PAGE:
Chocolate! The Wars Secret Weapon

Our GIs went to war well supplied with weapons and clothing—and chocolate!

by Terry W. Burger

Chocolate soap is supposed to be good for the skin. It’s not so good for the tongue. Unfortunately for the US soldiers of World War II, the chocolate bars the army gave them tasted like they were intended for use in the bath.

The K ration was the standard ration for a WWII soldier in the field. Chocolate (far right, middle) was part of it. (National Archives)

In the army’s defense, it wasn’t trying to win any culinary awards. In fact, it specifically ordered that its chocolate bars not be too appetizing, so soldiers wouldn’t eat them too quickly. These bars were created for survival, not dessert. “They were awful,” John Otto, a platoon leader in Company A of the 82nd Airborne Division’s 505th Parachute Regiment. “They were big, thick things, and they weren’t any good. I tried ’em, but I had to be awful hungry after I tried them once…. Whatever they put in didn’t make them taste any better.”

What they put in them was chocolate, oat flour, cocoa fat, skim milk and artificial coloring. But despite the many tepid reviews on the flavor, people continued to eat them. The Hershey Company in Hershey, Pennsylvania, made more than 40 million special chocolate bars for the military during the war.

It all began with a visit to Hershey by Captain Paul P. Logan of the US Army Quartermaster Corps in 1937, as America drifted closer to war. Samuel Hinkle, Hershey’s chief chemist at the time and a future company president, said Logan asked Hershey to develop “a kind of survival ration.” The resulting chocolate bar, with greater nutritional value and a higher melting point than usual, was the beginning of what came to be called a D Ration. “Captain Logan said that he wanted it to taste not too good, because, if so, the soldier would eat it before he faced an emergency and have nothing to eat when the emergency came,” Hinkle said. “So he said, ‘Make it taste about like a boiled potato.’”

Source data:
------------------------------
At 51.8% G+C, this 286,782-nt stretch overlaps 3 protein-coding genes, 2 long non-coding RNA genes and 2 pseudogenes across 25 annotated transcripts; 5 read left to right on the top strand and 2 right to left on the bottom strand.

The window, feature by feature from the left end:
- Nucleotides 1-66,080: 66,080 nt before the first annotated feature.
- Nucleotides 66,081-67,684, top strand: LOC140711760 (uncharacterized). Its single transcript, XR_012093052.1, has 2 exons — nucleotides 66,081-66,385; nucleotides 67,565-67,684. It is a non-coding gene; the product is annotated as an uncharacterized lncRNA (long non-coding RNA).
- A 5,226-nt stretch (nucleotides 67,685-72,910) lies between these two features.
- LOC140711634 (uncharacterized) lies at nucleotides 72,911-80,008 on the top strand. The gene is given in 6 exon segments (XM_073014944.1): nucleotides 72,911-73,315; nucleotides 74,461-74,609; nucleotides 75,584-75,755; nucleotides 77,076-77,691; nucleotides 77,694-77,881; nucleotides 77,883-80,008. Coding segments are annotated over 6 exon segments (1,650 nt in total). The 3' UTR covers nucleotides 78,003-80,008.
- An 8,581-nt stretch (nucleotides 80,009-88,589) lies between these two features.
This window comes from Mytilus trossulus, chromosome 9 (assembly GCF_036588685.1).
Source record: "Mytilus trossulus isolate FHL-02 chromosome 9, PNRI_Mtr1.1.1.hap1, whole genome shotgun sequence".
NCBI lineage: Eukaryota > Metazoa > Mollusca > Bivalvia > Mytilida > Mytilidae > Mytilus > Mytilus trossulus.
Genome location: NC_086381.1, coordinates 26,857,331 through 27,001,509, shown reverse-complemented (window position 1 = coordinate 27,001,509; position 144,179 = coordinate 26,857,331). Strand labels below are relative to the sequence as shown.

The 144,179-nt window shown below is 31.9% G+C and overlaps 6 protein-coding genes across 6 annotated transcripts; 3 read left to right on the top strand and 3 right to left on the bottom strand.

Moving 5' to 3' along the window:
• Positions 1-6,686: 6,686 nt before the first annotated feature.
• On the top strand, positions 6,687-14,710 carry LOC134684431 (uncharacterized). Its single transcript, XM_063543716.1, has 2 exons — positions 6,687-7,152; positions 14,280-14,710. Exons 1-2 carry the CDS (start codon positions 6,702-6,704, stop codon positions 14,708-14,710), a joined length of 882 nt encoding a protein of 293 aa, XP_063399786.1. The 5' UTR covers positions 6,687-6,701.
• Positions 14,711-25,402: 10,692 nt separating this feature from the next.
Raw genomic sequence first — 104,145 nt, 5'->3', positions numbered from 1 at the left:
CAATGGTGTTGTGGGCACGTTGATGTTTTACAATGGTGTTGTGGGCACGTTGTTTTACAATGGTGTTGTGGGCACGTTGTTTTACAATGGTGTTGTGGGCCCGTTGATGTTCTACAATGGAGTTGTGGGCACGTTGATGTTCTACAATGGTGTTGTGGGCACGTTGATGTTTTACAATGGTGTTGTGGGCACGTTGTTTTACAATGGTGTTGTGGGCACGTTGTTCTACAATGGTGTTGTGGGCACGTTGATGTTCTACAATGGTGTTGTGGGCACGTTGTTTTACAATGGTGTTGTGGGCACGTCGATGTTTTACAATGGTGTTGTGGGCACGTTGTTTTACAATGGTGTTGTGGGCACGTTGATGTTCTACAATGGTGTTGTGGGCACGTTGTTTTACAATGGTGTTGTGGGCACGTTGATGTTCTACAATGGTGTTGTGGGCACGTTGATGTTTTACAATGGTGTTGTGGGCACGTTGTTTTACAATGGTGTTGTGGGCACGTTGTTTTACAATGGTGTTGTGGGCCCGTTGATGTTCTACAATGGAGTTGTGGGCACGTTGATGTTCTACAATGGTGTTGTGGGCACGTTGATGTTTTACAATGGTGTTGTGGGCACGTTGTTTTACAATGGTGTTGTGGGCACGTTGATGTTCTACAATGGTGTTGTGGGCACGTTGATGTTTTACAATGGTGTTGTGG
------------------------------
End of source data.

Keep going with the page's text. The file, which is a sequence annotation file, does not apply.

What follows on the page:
Making chocolate that tastes bad was not part of the typical job description at Hershey, but Hinkle and his fellow chemists followed the order. “The bar was pretty tough to take because we didn’t use too much sugar—pretty strong in chocolate,” he said, “but we made millions and millions of them.”

For the factory workers, making the bars was no fun. “That was a terrible job, because it seemed that the bars would never come out of the molds right, and you had to keep hammering and hammering,” said Rose Gasper, a worker in the Hershey factory for 50 years. “It was long and narrow and deep, and it couldn’t get cool enough.”

After the bars came out of the molds, they had to be wrapped and packed. Julia Wise, who started working at Hershey during the war, said there was trouble with the glue on some of the wrappers, and the shape of the bars made them hard to pack into boxes.

Despite the production headaches, Hershey managed. Orders for the bars soared quickly, and on January 2, 1942, the army ordered 300,000 four-ounce D Ration bars. For the first time in its history, the factory began to run three shifts a day, seven days a week. It filled the order in 13 days.

By war’s end, Hershey had won five awards for production and quality while making 40.2 million 2-ounce and 4-ounce D Ration bars, and 380 million Tropical Chocolate Bars specially designed to withstand the intense heat of the tropics and the desert. Hinkle reported that sales jumped from $34.7 in 1938 to $55.5 million in 1941.

Hershey dominated the production of ration bars, but it was not the only maker, said Gerald Peterson, owner of World War Two Ration Technologies in Portland, Oregon. Among the WWII-related items Peterson’s company sells are instruction kits with preprinted labels for making WWII edible K Rations, C Rations, and D Rations from ingredients consumers can purchase at the store. Peterson mentions the gum-maker Wrigley and snackmaker Cracker Jack as two companies that also made chocolate bars for the military. Other makers included the Shellmar Products Company, the Cuneo Press, Charles A. Brewer and Sons, the Blommer Chocolate Company, and Peter Cailler Swiss Chocolates Company.